Netherlands Abandons Electronic Vote Counting Amid Hacking Fears

Dutch Election 2017
Dutch Campaign posters are seen in front of a windmill in Amsterdam, the Netherlands, March 1 2017. Elections in the country are to be conducted the old fashioned way. Michael Kooren/Reuters

Authorities in the Netherlands are to abandon electronic vote counting in favor of old fashioned methods following reports of foreign interference in other countries' elections.

The country's general election on March 15 will instead be all-paper and all-manual, Politico reported.

Electronic voting was banned in the country in 2007, but software has since been used to count votes electronically.

"I don't want a shadow of doubt over the result in a political climate like the one we know today," Interior Minister Ronald Plasterk said. "I can imagine some party or professor somewhere will say there is a remaining risk that it was hacked… and that would keep haunting the election outcome."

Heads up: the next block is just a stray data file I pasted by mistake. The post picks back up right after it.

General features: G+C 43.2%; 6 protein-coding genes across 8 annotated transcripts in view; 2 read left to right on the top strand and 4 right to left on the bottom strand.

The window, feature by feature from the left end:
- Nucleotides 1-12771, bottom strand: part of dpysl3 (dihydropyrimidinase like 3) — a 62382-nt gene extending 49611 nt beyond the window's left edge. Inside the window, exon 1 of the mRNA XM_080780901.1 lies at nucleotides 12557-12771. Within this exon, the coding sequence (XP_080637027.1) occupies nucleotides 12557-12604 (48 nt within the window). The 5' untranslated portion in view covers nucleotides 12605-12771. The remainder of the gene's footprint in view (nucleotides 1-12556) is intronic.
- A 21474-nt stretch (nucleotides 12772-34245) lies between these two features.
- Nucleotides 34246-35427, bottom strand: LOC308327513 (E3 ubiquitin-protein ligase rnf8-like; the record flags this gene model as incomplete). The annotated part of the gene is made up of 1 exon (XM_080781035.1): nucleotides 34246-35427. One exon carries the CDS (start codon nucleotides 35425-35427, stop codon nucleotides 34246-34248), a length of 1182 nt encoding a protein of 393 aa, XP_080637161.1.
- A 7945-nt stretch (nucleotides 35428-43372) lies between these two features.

Both last year's U.S. presidential election and the ongoing French presidential election have been marred by claims of interference from Russia or Russia-backed hackers.

Hacks targeting the U.S. Democratic party and the Hillary Clinton campaign led some to claim that Russia was seeking to influence the election outcome in favor of Donald Trump. Russia has always denied any such meddling.

Meanwhile, in France, the campaign of independent centrist Emmanuel Macron has claimed Russia is seeking to damage him. Again, Russia denies any interference in the French election.

Tensions are high between Russia and the Netherlands following a divisive referendum battle last year over whether the Dutch government should ratify an EU agreement with Ukraine.